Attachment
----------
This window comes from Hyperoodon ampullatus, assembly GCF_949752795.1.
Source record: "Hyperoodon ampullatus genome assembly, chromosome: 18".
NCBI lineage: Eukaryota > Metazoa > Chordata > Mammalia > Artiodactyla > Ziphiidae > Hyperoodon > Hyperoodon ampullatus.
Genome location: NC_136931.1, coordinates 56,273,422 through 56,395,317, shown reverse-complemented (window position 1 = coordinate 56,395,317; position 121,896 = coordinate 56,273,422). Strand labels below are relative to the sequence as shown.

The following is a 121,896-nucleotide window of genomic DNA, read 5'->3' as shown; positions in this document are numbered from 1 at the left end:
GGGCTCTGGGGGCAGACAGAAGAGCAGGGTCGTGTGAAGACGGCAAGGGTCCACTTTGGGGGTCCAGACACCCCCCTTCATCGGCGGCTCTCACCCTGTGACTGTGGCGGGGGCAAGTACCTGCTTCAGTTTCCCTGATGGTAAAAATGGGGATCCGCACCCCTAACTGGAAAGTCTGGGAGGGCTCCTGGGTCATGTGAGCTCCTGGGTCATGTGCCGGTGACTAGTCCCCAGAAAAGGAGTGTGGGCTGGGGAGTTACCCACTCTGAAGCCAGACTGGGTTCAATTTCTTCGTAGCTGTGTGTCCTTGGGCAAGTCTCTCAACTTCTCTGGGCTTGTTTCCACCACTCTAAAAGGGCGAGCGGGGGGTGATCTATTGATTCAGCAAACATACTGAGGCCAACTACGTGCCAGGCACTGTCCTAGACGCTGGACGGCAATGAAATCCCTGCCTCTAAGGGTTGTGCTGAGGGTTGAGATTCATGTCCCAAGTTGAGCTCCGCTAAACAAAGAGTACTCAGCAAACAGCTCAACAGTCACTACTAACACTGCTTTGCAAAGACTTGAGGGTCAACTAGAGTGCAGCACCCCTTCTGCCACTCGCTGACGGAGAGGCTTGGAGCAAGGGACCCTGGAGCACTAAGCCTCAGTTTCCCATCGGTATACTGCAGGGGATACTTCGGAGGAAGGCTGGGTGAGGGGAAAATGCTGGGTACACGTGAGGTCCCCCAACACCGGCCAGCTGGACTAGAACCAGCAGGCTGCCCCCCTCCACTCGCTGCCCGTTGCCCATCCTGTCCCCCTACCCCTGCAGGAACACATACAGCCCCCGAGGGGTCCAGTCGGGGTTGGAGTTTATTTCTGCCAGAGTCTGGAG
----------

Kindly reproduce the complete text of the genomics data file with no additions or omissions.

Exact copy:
This window comes from Hyperoodon ampullatus, assembly GCF_949752795.1.
Source record: "Hyperoodon ampullatus genome assembly, chromosome: 18".
NCBI lineage: Eukaryota > Metazoa > Chordata > Mammalia > Artiodactyla > Ziphiidae > Hyperoodon > Hyperoodon ampullatus.
Genome location: NC_136931.1, coordinates 56,273,422 through 56,395,317, shown reverse-complemented (window position 1 = coordinate 56,395,317; position 121,896 = coordinate 56,273,422). Strand labels below are relative to the sequence as shown.

The following is a 121,896-nucleotide window of genomic DNA, read 5'->3' as shown; positions in this document are numbered from 1 at the left end:
GGGCTCTGGGGGCAGACAGAAGAGCAGGGTCGTGTGAAGACGGCAAGGGTCCACTTTGGGGGTCCAGACACCCCCCTTCATCGGCGGCTCTCACCCTGTGACTGTGGCGGGGGCAAGTACCTGCTTCAGTTTCCCTGATGGTAAAAATGGGGATCCGCACCCCTAACTGGAAAGTCTGGGAGGGCTCCTGGGTCATGTGAGCTCCTGGGTCATGTGCCGGTGACTAGTCCCCAGAAAAGGAGTGTGGGCTGGGGAGTTACCCACTCTGAAGCCAGACTGGGTTCAATTTCTTCGTAGCTGTGTGTCCTTGGGCAAGTCTCTCAACTTCTCTGGGCTTGTTTCCACCACTCTAAAAGGGCGAGCGGGGGGTGATCTATTGATTCAGCAAACATACTGAGGCCAACTACGTGCCAGGCACTGTCCTAGACGCTGGACGGCAATGAAATCCCTGCCTCTAAGGGTTGTGCTGAGGGTTGAGATTCATGTCCCAAGTTGAGCTCCGCTAAACAAAGAGTACTCAGCAAACAGCTCAACAGTCACTACTAACACTGCTTTGCAAAGACTTGAGGGTCAACTAGAGTGCAGCACCCCTTCTGCCACTCGCTGACGGAGAGGCTTGGAGCAAGGGACCCTGGAGCACTAAGCCTCAGTTTCCCATCGGTATACTGCAGGGGATACTTCGGAGGAAGGCTGGGTGAGGGGAAAATGCTGGGTACACGTGAGGTCCCCCAACACCGGCCAGCTGGACTAGAACCAGCAGGCTGCCCCCCTCCACTCGCTGCCCGTTGCCCATCCTGTCCCCCTACCCCTGCAGGAACACATACAGCCCCCGAGGGGTCCAGTCGGGGTTGGAGTTTATTTCTGCCAGAGTCTGGAG